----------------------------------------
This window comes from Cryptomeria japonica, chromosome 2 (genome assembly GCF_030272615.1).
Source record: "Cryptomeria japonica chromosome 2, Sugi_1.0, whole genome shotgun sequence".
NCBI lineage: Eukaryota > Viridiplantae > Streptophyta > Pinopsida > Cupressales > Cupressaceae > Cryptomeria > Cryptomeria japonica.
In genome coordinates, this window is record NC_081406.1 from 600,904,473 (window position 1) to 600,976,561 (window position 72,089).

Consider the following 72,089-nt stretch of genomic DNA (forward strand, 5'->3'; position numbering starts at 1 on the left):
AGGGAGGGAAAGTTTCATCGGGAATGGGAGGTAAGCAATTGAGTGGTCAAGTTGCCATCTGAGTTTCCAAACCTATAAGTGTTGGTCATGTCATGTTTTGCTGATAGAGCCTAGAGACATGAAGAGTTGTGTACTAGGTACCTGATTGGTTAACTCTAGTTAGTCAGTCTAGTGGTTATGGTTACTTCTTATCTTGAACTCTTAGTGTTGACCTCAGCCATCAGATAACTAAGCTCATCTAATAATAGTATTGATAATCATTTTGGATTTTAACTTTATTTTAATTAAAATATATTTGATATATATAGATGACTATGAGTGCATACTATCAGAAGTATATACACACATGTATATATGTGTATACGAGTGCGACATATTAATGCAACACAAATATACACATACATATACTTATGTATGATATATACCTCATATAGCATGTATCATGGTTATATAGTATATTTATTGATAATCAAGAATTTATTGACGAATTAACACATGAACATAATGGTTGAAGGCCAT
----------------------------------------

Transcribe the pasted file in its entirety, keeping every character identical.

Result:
This window comes from Cryptomeria japonica, chromosome 2 (genome assembly GCF_030272615.1).
Source record: "Cryptomeria japonica chromosome 2, Sugi_1.0, whole genome shotgun sequence".
NCBI lineage: Eukaryota > Viridiplantae > Streptophyta > Pinopsida > Cupressales > Cupressaceae > Cryptomeria > Cryptomeria japonica.
In genome coordinates, this window is record NC_081406.1 from 600,904,473 (window position 1) to 600,976,561 (window position 72,089).

Consider the following 72,089-nt stretch of genomic DNA (forward strand, 5'->3'; position numbering starts at 1 on the left):
AGGGAGGGAAAGTTTCATCGGGAATGGGAGGTAAGCAATTGAGTGGTCAAGTTGCCATCTGAGTTTCCAAACCTATAAGTGTTGGTCATGTCATGTTTTGCTGATAGAGCCTAGAGACATGAAGAGTTGTGTACTAGGTACCTGATTGGTTAACTCTAGTTAGTCAGTCTAGTGGTTATGGTTACTTCTTATCTTGAACTCTTAGTGTTGACCTCAGCCATCAGATAACTAAGCTCATCTAATAATAGTATTGATAATCATTTTGGATTTTAACTTTATTTTAATTAAAATATATTTGATATATATAGATGACTATGAGTGCATACTATCAGAAGTATATACACACATGTATATATGTGTATACGAGTGCGACATATTAATGCAACACAAATATACACATACATATACTTATGTATGATATATACCTCATATAGCATGTATCATGGTTATATAGTATATTTATTGATAATCAAGAATTTATTGACGAATTAACACATGAACATAATGGTTGAAGGCCAT